Glen Pourciau ~ Stretcher

Early evening on a Friday, wine and cheese time at the inn where we checked in only an hour ago, and we’re seat­ed just out­side the door to the serv­ing area, wrought-iron table and chairs on the edge of a court­yard, a foun­tain bab­bling with­in earshot.  We’re armed with glass­es of local wine, mine a red blend called Raving Lunatic and Lionel’s a Syrah called Intimate Betrayer, well into our sec­ond pours thanks to the gen­eros­i­ty of the inn’s pour­er, Legend, a young man with a shad­ow beard and an advanced wine vocab­u­lary.  We’re mind­ing our own busi­ness, as Lionel likes to say, when a tall woman, mid-for­ties, I esti­mate, swings the door open.  She steps out­side and sets her glass of white wine down on our table.  She’s shiv­er­ing.

That air con­di­tion­ing went all the way through me in there,” she says, rub­bing her bare arms vig­or­ous­ly with her large hands.  “My boyfriend’s inside talk­ing wine with Legend, and I think he’s for­got­ten I’m with him.”  She waits for us to say some­thing, and after a few sec­onds she takes the ini­tia­tive her­self.  “Where are you folks from?”

Lionel is big on bound­aries and has a hard time acti­vat­ing his throat when a stranger asks where he’s from, so I answer for us.  I notice his eyes shift­ing from her wine glass to her.  She seems self-con­scious about her hair, long and light brown, her hand slid­ing down the side of her face to keep it away from her eye.

My name is Cynthia,” she says.  “We come here every cou­ple of months for a get­away.  Is this your first time here?”

I tell her our names and that we’ve stayed at the inn once before and enjoyed it, and I ask her where she’s from.  She replies that she lives an hour north of the inn though she’s orig­i­nal­ly from out of state, and as soon as I ask what brought her here she grabs the chair near­est to her, yanks it back with a scrape, and sits.  She puts an elbow on the table, picks up her wine, and tells us the sto­ry of her career as a sales­per­son for chem­i­cal prod­ucts.  She knew noth­ing about chem­istry or her company’s line of mer­chan­dise, but her train­ing taught her the answer to every ques­tion any cus­tomer would ask.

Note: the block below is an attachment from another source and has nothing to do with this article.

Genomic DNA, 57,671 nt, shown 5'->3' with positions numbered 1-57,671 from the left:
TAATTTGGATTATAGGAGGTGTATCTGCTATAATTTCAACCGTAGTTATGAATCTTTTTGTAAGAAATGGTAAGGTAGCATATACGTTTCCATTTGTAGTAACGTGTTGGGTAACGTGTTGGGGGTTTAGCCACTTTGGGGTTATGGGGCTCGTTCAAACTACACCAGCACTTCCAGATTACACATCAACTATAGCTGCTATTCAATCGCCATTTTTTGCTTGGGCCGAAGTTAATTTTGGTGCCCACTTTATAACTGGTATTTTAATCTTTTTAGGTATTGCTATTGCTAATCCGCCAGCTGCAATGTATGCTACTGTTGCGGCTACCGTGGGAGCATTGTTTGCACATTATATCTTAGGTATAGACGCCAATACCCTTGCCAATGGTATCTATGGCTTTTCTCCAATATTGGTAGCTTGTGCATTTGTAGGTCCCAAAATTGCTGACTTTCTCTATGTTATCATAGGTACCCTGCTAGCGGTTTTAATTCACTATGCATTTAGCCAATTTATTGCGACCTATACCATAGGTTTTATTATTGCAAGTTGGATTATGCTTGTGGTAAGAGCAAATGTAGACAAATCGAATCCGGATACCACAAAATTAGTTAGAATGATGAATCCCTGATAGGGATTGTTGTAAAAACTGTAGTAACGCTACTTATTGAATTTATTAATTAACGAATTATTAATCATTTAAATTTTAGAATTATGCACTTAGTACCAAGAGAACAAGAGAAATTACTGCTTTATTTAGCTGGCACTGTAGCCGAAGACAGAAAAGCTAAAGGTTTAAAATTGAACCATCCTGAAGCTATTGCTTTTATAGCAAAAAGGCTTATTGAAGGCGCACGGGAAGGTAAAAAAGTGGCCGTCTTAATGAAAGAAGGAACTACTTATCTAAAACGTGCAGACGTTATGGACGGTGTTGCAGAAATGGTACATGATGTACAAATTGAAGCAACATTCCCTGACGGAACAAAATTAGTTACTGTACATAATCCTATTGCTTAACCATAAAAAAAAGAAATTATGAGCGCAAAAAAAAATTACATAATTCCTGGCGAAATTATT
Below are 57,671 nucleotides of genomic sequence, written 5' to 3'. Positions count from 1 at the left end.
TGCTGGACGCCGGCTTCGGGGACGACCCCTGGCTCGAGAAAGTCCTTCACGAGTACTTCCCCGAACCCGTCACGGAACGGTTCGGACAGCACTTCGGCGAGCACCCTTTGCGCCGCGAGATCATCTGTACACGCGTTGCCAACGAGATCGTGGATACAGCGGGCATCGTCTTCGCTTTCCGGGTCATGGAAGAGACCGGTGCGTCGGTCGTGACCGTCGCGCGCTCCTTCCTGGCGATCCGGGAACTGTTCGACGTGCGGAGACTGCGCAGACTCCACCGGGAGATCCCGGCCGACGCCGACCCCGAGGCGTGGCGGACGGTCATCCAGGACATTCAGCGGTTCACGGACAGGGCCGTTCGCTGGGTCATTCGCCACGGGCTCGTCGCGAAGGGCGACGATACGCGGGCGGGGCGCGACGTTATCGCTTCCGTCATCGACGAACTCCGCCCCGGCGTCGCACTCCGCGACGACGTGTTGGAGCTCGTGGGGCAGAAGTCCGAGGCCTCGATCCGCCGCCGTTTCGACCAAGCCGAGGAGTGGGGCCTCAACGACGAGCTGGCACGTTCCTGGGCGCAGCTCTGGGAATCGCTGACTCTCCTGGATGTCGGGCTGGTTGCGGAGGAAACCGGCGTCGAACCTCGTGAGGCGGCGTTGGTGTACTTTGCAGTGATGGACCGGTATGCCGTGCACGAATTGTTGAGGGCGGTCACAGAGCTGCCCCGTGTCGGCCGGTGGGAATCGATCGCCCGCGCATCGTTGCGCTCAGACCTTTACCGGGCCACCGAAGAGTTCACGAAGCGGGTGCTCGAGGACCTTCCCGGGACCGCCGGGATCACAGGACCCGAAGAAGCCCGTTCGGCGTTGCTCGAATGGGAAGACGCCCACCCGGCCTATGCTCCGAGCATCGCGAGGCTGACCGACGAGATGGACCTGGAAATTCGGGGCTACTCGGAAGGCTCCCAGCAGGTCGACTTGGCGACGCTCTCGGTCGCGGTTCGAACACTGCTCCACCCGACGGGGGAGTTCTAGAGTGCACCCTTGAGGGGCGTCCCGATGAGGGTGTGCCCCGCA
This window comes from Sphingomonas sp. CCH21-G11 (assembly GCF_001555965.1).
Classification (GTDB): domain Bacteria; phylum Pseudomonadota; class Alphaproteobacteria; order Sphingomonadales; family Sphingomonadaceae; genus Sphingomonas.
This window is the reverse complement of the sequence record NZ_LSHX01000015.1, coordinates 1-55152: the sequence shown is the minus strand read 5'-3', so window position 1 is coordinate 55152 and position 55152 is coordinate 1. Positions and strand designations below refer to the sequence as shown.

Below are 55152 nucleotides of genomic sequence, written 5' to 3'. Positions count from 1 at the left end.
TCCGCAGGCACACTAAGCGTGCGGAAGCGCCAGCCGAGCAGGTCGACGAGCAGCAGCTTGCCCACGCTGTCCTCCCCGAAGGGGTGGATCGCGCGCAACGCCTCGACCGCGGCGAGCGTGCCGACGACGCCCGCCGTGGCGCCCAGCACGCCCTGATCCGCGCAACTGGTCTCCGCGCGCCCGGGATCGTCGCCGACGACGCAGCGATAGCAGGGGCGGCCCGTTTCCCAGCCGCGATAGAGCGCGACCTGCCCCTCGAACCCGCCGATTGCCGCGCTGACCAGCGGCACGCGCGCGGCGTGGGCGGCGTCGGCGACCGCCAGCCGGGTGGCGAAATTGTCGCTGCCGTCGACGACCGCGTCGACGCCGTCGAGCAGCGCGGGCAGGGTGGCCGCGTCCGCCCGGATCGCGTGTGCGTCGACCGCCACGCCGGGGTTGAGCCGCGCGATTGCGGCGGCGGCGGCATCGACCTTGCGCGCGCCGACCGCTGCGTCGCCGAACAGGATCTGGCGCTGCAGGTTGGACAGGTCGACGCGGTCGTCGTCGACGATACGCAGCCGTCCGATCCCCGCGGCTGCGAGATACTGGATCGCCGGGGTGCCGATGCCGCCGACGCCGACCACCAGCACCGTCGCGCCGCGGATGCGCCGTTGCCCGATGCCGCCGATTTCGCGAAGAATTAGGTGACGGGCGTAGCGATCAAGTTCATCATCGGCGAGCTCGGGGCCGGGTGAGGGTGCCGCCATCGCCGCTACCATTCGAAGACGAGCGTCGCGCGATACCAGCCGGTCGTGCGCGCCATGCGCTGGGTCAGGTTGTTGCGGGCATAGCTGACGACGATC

Lionel leans back, try­ing to tune her out.  He has an aver­sion to sales­peo­ple and fears being rude to them.  He some­times says he feels their voic­es roil­ing his intestines.  He already wants to get well clear of Cynthia, and it will be up to me, I know, to extri­cate us.

Cynthia reach­es the end of her pro­fes­sion­al biog­ra­phy with­out draw­ing a response from us, oth­er than an occa­sion­al nod from me.  Again she paus­es, I sup­pose expect­ing us to rec­i­p­ro­cate with tales of what we’ve done to make a liv­ing.  We say noth­ing, and Cynthia takes a look through the win­dow at her boyfriend, who’s still con­vers­ing with Legend.  In a way I wish he’d stop so that Legend could refill our glass­es, which we’d like even more since Cynthia arrived, but if he does stop talk­ing he’s liable to join us.  Cynthia con­fides that she and her boyfriend have been togeth­er nine years.  She lets slip an eye roll, and I decide not to men­tion that Lionel and I were togeth­er eight years before we got mar­ried.  She tells us where they’re hav­ing din­ner and asks where we’re going.  I say we have a table reserved at a place on Victoria Street.  She’s nev­er eat­en there, she says, and a silence hangs in the air, per­haps because she hopes I’ll sug­gest they come with us.  She then says she co-chairs a char­i­ta­ble fundrais­er that’s com­ing up in the fall, and she invites us to attend.  Lionel glances through the win­dow to see if the boyfriend is on his way to us.  Cynthia reach­es toward me and grips my wrist.  Her hand is strong and it hurts.